Committed to reaching our community with The Hope of the nations
The word “gospel” simply means “good news.” In other words, it is a message and it’s the best kind of message. Who doesn’t like stories about love and rescue, dedication and sacrifice? But what if we like these stories because we need it to be our reality? The gospel asks us to finally and honestly face our greatest problem: God is holy and we are not (Isaiah 6). God in his holiness demands perfection from those he perfectly made but rebelled against his perfect love (Genesis 3). This rebellion is the reason why we daily feel both a heavy brokenness in this world and a longing for more than the brokenness of this world. But we cannot escape this brokenness. In fact, we will be judged as the culprits of this brokeness. Does that sound unfair? This is justice. What is not fair is what God does to bring about his good-news-love-story for those who do not deserve a happy ending. He sent Jesus, fully God and fully man, to satisfy the demand of justice on the cross which we could not satisfy. From this satisfied justice, he promises the forgiveness of sins and new life to those who believe on him (John 3). In this way, the message of good news becomes an invitation to receive his forgiving grace, not on the basis of what you have done, but what he has done (Ephesians 2, Romans 3:21-31). This message, accepted as an invitation, results in real change (II Corinthians 5:17). You won’t just think different, you will be different. You don’t just take on new ideas. You don’t simply follow new “rules.” You will have, in a word, a new heart. You will have new affections when you realize that God’s love story of rescue is about the rescue of you! Perhaps this simple answer raises more questions. That’s why we are here. We’d love to help in whatever way we can.
Jesus did not simply come to save individuals. Rather, he came to gather a church. The word “church” in the Bible comes from the Greek word meaning, “called out.” Churches are communities of “called out” sinners saved by grace, who not only gather for worship, but scatter for witness. Being apart of this communion and fellowship is the way that God equips us for service (Ephesians 4:11-12), strengthens us with his comfort (II Corinthians 1:3-7), and encourages growth with mutual accountability (Hebrews 13:17). This is seen throughout the Bible as Paul wrote letters to local congregations (Ephesians, Galatians, Corinthians), and wrote letters to pastors who were called to lead local churches (Titus, I & II Timothy). Since Jesus rose from the dead on Sunday, the church has traditionally worshipped on this day and is directed in God’s Word not to forsake this gathering (Hebrews 10:25).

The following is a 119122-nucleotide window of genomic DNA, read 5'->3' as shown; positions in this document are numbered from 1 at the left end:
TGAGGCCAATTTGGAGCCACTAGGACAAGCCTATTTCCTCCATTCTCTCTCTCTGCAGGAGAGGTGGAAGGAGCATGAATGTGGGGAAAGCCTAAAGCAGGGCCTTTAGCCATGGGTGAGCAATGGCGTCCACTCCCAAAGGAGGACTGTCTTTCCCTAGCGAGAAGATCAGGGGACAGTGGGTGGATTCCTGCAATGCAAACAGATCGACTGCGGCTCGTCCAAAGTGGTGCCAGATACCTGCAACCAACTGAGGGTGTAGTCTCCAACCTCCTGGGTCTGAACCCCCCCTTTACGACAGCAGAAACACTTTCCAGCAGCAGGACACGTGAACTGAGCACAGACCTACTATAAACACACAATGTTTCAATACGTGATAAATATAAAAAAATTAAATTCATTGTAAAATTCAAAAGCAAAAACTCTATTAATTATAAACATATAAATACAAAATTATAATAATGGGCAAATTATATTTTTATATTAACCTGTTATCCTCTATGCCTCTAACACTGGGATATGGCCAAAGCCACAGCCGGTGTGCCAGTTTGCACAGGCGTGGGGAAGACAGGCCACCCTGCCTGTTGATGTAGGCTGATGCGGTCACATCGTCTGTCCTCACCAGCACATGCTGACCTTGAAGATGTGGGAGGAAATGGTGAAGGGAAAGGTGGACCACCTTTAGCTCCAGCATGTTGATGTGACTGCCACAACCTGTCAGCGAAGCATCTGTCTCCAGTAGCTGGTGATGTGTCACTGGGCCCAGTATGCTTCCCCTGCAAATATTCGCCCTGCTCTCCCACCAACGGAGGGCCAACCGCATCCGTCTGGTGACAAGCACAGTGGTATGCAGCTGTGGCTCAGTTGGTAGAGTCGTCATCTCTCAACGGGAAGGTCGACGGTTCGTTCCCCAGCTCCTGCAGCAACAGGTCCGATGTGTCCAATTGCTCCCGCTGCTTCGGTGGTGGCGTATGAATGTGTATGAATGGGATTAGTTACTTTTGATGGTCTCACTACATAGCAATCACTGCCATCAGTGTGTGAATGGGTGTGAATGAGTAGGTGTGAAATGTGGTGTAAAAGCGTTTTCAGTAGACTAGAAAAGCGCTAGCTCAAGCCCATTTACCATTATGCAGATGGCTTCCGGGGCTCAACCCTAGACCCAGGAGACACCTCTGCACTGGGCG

Maybe this is an odd way to begin this answer, but don’t expect perfection. Don’t expect a people who are put together with our nice, tidy little lives where everything goes swimmingly. That’s not us even if that’s what you think you see if you visit us. We are broken. We have hurts. We have scars. And we come for worship praising God that we don’t have to prove our worthiness to him by hiding all that from him. So expect a place where worship is offered to God for his amazing grace, hospitality is shown to all people in light of that grace, and the joy of being accepted by Jesus (Ephesians 1:6) is the atmosphere of all that we seek to do.
On a more practical note, expect a service that is just over an hour – some times a little more than “just over” but we love our pastors. Expect faithful music that is new and old, Psalms and Hymns, with a variety of instruments depending on the day. Expect dress styles to vary with everything from shorts to suits. Expect to be invited to enjoy a time of fellowship after the service. And most of all, expect to be warmly welcomed in the name of Jesus.
All our programs are designed to equip us in our worship of God and walk with others (Matthew 22:37-40). The greatest way we encourage this is through regular, weekly worship where the Bible is explained and sacraments are administered (Acts 2:42-47). Any other program we have will not suffice without a rich diet of healthy worship.
While weekly worship is the greatest way to grow, it’s not the only way to grow. We offer a wide variety of small groups, Bible studies, men’s and women’s groups, a post high school group, youth groups, catechism classes, Sunday school and classes to become more acquainted with the ministry of Bethel. We also have an assortment fellowship oriented groups that better connect us to each other and help to create bonds with each other. Contact us if you have specific questions about our programs.